When the need for parental care is not satisfied over an extended period, children begin to suppress their needs. A survey by the Central South Social Development Research Center found that 43 percent of parents said their children gradually became less attached.[32] Some children try to fill the void with anything close to them. Missing his mother, an eight-year old boy in Guizhou pondered if he might marry his lamb when he grew up. "I used to miss my parents, but not anymore… there is no point missing them," he said. For this little boy, his lamb had replaced the love his mother had once given him.[33]  According to a report by the Hunan Provincial Youth League, 9.3 percent of children did not miss their parents at all.[34] "Ever since birth, they have been cared for by their grandparents. Some don't even remember what their parents look like. For some left-behind children, the concept of parents is merely symbolic, not a genuinely emotional concept," said the head of the Hunan Youth League.[35]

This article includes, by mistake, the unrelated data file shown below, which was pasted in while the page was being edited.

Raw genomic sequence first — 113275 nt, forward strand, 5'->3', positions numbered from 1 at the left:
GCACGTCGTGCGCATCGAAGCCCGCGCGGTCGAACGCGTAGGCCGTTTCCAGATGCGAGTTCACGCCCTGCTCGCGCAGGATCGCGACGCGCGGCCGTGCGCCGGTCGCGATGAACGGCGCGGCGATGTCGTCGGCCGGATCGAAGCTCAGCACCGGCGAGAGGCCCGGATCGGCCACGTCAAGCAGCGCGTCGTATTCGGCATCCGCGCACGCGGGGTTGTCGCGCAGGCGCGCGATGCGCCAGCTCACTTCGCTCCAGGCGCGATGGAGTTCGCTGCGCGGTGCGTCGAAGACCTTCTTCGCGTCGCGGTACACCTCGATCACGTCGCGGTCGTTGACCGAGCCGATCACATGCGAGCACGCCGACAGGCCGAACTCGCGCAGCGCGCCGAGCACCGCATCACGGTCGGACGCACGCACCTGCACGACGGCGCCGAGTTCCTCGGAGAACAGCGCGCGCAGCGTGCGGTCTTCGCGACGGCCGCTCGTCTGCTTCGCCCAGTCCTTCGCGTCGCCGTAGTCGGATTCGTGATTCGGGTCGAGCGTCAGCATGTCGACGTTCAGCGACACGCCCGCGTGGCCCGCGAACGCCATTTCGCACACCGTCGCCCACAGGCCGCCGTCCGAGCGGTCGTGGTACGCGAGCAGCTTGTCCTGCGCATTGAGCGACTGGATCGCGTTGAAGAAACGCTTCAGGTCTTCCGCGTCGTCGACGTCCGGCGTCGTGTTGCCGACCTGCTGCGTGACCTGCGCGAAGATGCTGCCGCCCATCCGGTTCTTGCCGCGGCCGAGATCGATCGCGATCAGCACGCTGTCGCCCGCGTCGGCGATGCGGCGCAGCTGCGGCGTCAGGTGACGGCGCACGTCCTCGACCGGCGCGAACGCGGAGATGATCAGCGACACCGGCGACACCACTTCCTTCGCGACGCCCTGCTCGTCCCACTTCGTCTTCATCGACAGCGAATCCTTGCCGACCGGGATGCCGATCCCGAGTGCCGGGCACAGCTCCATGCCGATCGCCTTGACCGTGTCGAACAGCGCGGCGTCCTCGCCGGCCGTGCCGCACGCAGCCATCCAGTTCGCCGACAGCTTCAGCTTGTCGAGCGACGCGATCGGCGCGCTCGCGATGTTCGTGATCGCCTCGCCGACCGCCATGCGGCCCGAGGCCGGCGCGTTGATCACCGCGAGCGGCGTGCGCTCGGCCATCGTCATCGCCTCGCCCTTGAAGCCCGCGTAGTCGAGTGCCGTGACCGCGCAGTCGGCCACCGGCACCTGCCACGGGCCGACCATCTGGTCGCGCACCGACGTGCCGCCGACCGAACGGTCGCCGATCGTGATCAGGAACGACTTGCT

After their parents left, many children became quieter and more withdrawn, keeping unhappiness to themselves and loosing the motivation to study.[36][37] In a seminar on left-behind children, 90 percent of those interviewed said they experienced some psychological changes after their parents left. Most girls claimed that they became more depressed and fearful, and boys found themselves more irritated and anxious. The remaining 10 percent did not respond.[38] Most psychological studies found that left-behind children were more likely than other rural children to feel depressed, emotional, anxious, fearful, become easily irritated and intransigent, and have a lower self-esteem.[39][40][41][42]